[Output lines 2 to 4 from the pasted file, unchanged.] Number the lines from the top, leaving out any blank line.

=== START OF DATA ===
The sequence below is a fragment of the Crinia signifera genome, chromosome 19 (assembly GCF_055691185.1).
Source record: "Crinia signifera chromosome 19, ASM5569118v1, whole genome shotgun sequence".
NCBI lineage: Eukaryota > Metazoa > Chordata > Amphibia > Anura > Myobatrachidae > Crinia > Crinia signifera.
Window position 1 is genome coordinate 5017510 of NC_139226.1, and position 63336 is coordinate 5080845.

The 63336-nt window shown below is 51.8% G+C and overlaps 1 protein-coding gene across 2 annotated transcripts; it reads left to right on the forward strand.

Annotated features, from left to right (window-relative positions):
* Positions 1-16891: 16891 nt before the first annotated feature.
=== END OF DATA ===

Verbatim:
Source record: "Crinia signifera chromosome 19, ASM5569118v1, whole genome shotgun sequence".
NCBI lineage: Eukaryota > Metazoa > Chordata > Amphibia > Anura > Myobatrachidae > Crinia > Crinia signifera.
Window position 1 is genome coordinate 5017510 of NC_139226.1, and position 63336 is coordinate 5080845.